‘Given the s scrutiny against Binance, institutional investors will be considering their options.’— Jacob Joseph
Ever since the failure of FTX last year cast doubt on the strength of opaque crypto exchanges, Binance has found it difficult to shore up confidence in its operations. Binance customers have pulled $16.7 billion out of the exchange since FTX’s bankruptcy on Nov. 11, according to DefiLlama. With Binance’s investors and liquidity now in play, the exchange’s rivals are starting to pounce.
OKX, a centralised exchange with about a fifth of Binance’s assets, has doubled its deposits by $4.1 billion since the collapse of FTX, according to DefiLlama.
Here Comes TradFi
And finance Goliaths are looming. Fidelity, Schwab, and Citadel Securities, a market making firm headed by hedge fund billionaire Ken Griffin, have joined forces in a new exchange called EDX Markets.
At the same time, BlackRock, the world’s biggest asset manager with $9 trillion in assets, is racing Fidelity and Cathie Wood’s Ark Invest to win SEC approval for a spot Bitcoin exchange-traded fund.
“Given the s scrutiny against Binance, institutional investors will be considering their options,” said Jacob Joseph, a research analyst at CCData.
Meanwhile, Binance is confronting damage in yet another business — its stablecoin, Binance USD. After the SEC in February ordered Paxos to stop issuing BUSD because it was an unregistered security, the token’s circulating supply has dwindled.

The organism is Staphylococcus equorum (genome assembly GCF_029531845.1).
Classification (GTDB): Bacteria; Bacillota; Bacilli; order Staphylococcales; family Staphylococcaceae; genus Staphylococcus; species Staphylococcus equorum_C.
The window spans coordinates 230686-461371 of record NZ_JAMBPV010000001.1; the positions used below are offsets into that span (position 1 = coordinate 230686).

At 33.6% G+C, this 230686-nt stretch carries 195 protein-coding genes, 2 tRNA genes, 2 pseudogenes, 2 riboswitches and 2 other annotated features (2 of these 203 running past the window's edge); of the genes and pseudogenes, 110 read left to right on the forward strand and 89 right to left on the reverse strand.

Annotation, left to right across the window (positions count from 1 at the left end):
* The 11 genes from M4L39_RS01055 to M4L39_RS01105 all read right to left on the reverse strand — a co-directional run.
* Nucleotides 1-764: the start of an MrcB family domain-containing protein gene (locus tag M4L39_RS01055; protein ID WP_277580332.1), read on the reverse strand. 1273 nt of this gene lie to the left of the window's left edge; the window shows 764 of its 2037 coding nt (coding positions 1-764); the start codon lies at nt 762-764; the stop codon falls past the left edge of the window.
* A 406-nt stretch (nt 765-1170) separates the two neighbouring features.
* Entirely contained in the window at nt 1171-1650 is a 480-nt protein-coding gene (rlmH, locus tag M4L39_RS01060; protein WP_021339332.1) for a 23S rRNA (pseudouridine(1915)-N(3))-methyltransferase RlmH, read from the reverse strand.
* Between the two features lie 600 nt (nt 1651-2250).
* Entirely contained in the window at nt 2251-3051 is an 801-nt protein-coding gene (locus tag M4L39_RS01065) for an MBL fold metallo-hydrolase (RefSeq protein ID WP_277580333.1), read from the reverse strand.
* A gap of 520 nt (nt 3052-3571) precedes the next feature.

The total circulating supply of BUSD has fallen to $4 billion from over $16 billion in February, according to DefiLlama data. As BUSD loses its attraction as a convenient means of converting fiat currencies to cryptocurrencies, that could further turn off investors from the entire Binance ecosystem.
Pressure in Europe
Then there’s the dramatic shift in Binance’s fortunes in Canada and Europe. In May, Binance quit Canada, blaming the country’s new and stricter crypto laws.
In June, Binance abruptly announced it was no longer accepting new customers in the Netherlands after it failed to win approval from Dutch officials.
At the same time, German regulators rejected Binance’s application for a license. The exchange dropped its application in Austria. And it has ceased operating in Belgium after authorities ordered it to stop offering virtual currency services. Binance is also not permitted to offer any regulated activity in the UK.
Meanwhile, French prosecutors have reportedly opened preliminary investigations into Binance’s alleged failure to comply with background checks and anti-money laundering rules.
All this pressure is inflicting a toll. Binance’s share of the spot crypto market has fallen to 42% from around 60%, according to data from The Block Research. Binance’s market share plunged 7% in June alone.
Ronaldo does Binance
Zhao has long insisted Binance is solid financially and complies with regulations. He regularly dismisses challenges and criticism as little more than FUD or fake news.
On Monday, Zhao celebrated Binance’s latest celebrity deal — Ronaldo, the football superstar, debuted his NFT collection on the exchange’s NFT marketplace sporting a Binance jersey.
Yet the big story in crypto isn’t NFTs — it’s Bitcoin’s 87% surge this year. As bullishness breaks out everywhere, Binance’s metrics appear to be going in the wrong direction. And the worst may be yet to come.